To qualify for one of these two- and three-bedroom properties-some with their own white picket fences-applicants must go through the SAAHC's People Helping People Program," which includes seven weeks of financial training.

"Folks come in and fill out a two-page questionnaire asking about employment history, family size and income," Radle said. "Then, during the initial meeting, we talk about what their needs are."

Because many typically do not have good credit, they are evaluated via non-traditional means such as bill payment histories-even if the payer has only used cash. From those indicators comes a credit score that determines their eligibility for either the seven-week financial training course or one-on-one remediation to bring them up to par. He said 80% are below the average median income range, making it impossible under other circumstances to qualify for home ownership.

The latest round of homes range in price from $65,000 to $84,000. Comparatively, the average home price in San Antonio sells for about $114,000. As the homes go up, buyers can choose everything from lot location within the subdivision to floor finishes, paint colors and whether they want a garage or an additional room. "The smaller homes are 787 square feet up to 1,066 square feet," Radle said. "Our largest is 1,250 square feet."

These "green builder certified" homes have standard features, and some offer vaulted ceilings, wood shelving in the closets and window seats.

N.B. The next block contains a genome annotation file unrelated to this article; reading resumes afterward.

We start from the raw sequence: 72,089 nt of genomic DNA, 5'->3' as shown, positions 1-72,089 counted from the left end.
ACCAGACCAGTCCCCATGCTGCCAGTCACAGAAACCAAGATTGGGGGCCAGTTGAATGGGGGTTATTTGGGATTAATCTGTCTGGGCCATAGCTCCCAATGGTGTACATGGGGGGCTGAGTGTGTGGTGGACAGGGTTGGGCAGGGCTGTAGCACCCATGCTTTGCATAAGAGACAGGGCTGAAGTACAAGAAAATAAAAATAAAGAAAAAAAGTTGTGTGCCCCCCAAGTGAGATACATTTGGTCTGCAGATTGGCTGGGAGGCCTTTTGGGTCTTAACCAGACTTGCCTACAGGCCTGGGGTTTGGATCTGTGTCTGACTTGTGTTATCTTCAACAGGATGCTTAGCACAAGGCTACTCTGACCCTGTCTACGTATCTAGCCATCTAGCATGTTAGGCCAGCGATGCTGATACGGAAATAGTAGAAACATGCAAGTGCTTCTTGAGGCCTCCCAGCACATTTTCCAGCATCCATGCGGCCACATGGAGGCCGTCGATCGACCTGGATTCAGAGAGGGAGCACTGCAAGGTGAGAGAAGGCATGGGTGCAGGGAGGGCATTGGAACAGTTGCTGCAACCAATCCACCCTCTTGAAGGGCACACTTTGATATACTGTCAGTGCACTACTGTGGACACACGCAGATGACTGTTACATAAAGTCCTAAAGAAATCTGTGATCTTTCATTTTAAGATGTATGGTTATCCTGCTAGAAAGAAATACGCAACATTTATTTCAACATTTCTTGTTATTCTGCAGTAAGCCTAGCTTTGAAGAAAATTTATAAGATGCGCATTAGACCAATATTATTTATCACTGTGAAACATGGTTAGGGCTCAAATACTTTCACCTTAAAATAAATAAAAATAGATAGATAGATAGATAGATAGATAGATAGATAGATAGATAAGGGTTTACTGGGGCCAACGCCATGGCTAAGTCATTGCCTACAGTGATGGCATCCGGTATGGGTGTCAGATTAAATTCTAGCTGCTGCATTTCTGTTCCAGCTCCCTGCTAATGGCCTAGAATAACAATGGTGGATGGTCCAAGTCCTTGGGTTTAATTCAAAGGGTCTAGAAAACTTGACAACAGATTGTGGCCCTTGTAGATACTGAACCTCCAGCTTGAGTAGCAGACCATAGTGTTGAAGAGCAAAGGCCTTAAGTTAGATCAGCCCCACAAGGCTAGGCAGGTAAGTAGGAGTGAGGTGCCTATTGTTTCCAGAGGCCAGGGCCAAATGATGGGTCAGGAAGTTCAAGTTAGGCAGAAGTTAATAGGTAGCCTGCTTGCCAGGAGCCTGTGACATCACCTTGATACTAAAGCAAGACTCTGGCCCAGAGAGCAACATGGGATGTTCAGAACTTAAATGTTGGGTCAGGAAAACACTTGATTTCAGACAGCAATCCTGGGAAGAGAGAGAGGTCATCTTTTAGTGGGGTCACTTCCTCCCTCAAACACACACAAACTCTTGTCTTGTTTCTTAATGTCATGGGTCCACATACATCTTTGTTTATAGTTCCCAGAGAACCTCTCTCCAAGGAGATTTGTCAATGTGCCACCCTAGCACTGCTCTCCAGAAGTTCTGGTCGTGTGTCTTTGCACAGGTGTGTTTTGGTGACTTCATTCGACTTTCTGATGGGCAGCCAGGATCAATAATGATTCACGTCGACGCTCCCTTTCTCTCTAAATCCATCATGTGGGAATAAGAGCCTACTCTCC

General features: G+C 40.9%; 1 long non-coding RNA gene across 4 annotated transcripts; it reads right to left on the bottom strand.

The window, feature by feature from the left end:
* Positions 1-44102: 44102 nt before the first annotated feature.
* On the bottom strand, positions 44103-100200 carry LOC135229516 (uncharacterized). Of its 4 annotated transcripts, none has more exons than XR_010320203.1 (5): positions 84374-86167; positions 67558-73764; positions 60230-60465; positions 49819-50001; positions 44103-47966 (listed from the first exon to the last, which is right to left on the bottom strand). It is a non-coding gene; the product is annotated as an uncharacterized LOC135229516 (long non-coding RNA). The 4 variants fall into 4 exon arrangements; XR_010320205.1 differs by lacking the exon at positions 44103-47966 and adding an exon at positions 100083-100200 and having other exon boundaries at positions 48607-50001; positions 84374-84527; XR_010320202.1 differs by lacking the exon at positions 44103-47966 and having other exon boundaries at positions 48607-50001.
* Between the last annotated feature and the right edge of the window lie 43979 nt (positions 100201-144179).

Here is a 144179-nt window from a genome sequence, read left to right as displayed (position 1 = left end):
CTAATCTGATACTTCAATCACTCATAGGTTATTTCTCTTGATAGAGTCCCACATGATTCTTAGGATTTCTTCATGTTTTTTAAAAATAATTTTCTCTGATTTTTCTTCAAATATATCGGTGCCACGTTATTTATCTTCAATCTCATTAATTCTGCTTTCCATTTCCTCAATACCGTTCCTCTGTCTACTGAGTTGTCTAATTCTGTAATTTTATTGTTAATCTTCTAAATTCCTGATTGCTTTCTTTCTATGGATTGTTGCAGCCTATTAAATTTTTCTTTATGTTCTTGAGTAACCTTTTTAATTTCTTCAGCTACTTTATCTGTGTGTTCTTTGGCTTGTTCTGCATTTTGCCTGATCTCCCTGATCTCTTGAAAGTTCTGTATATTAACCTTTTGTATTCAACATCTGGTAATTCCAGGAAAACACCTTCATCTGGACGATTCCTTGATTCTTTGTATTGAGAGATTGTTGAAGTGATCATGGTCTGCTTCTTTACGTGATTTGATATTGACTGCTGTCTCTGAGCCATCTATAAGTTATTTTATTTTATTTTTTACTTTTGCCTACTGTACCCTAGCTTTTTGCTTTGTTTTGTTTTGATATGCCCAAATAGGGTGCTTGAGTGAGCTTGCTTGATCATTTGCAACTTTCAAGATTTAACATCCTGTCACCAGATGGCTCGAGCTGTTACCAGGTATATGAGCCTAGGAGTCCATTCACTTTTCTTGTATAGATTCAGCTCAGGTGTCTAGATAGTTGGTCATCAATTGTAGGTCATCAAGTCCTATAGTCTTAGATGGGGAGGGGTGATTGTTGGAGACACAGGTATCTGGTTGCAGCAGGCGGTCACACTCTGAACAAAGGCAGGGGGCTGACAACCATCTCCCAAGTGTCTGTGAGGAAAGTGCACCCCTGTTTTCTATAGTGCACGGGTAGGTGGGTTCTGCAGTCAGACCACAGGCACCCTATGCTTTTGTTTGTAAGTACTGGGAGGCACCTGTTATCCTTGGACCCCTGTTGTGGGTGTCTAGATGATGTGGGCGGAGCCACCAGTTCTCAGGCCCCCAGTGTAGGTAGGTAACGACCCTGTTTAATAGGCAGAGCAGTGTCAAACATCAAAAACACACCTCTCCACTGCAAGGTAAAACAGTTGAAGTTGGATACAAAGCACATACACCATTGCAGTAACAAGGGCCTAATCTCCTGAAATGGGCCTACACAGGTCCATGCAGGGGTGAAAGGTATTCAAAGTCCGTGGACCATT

Radle said all of the Palo Alto homes would be wheelchair accessible and include double paned windows, brick and hardy plank.

And homeowners there will qualify for special mortgage financing under the Smart Commute initiative, which includes public transportation incentives. This partnership with Fannie Mae and the VIA Metropolitan Agency gives homeowners a $250 credit for having their home within a quarter of a mile of a bus stop. In addition, one member of each household gets a free one-year bus pass, preventing the need for a vehicle.

A contract between the two agencies provides a safety net on the CU's investment by allowing SAAHC to take a role in intervening in delinquencies. "We are here to meet the needs of the community and not to satisfy the quotas for affordable housing," Radle said.

Radle, who is already working on plans for a 60-unit subdivision in one of San Antonio's poorest neighborhoods, is not discouraged.

"Based on who I am, I am frustrated that we can't perform faster," he said. "There are a number of families that need quality and affordable housing. As it stands, we're cranking out 50 (homes) a year. We need more than that."

Radle and Smith said they would like to encourage other credit unions and non-profits to be "wild and crazy." "It's worth it," Radle said.

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The backers of the San Antonio housing effort say, "We are willing to go anywhere and meet with anyone who's interested in seeing how this works." For info: Rod Radle at 210-258-1492.